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Deaths at Cortez home ruled a murder-suicide

A family of three was found dead at 1609 Tucker Court in Cortez on Jan. 19. Police have determined that it was a murder-suicide, and no motive was found. (Jim Mimiaga/The Journal)
No motive has been determined; phone of suspect being analyzed for clues

An investigation into the deaths of three people at a home in northeast Cortez in January has determined that two died from homicide and one from suicide, according to police.

On Jan. 19, William A. Sanderson, 79, and his wife, Ona Sanderson, 77 – the owners of the home – as well as Ona Sanderson’s son, Linas Gasis, 46, were found dead at their residence at 1609 Tucker Court.

The Sandersons died of blunt force trauma, and Gasis died from a self-inflicted gunshot wound from a handgun, said Assistant Chief Andy Brock with the Cortez Police Department.

Gasis is the suspect in the murder of his mother and her husband, Brock said. There are no other suspects.

No motive for the murders has been determined.

“Nothing came out indicating a reason,” Brock said.

He said relatives of the family had reported to investigators they had been concerned about Gasis’ emotional state.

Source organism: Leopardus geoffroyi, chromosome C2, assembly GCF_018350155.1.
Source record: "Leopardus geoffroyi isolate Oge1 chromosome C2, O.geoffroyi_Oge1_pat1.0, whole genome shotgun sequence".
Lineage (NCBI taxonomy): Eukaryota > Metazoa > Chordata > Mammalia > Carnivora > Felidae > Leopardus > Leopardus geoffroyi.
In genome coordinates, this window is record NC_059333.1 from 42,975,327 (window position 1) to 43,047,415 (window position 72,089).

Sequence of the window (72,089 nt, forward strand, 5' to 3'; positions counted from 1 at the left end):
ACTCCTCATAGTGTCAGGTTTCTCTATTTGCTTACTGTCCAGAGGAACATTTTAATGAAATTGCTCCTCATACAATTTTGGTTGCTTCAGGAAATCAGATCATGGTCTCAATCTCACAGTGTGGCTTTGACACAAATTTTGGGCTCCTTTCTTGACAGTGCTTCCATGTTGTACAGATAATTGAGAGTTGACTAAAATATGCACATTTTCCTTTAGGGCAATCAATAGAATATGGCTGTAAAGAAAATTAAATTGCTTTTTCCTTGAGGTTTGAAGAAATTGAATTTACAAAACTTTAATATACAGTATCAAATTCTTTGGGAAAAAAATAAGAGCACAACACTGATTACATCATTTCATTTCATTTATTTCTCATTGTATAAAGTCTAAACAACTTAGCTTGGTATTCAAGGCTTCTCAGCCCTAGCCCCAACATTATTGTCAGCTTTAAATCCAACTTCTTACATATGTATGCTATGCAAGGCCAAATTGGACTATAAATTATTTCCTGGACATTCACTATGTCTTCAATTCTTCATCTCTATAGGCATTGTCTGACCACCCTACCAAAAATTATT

The Montezuma County Coroner’s Office determined that the deaths occurred two to four days before their bodies were found. Police responded to the home after a family member asked for a welfare check because they had not heard from the residents for a few days.

Gasis’ phone data is being analyzed by the Montezuma County Sheriff’s Office to look for evidence of a possible motive, Brock said.

Neighbors reported they know of no signs of trouble at the home. The family had lived there since at least 2019, and police said no one in the family had a known criminal record.

William Sanderson was a courteous and generous neighbor, said Donna Murphy, who lives across the street.

“He would bring our trash cans in when we were away, and gave us cucumbers from his garden,” she said. “We’re heartbroken.”

Another neighbor, who declined to be identified, said Sanderson was a “good man” who was retired and took frequent walks around the neighborhood.

“He cared for his wife, who had medical problems. He walked the neighborhood and was a polite man to talk with. He left fresh vegetables at our door, brought in our trash cans when we were gone,” the neighbor said.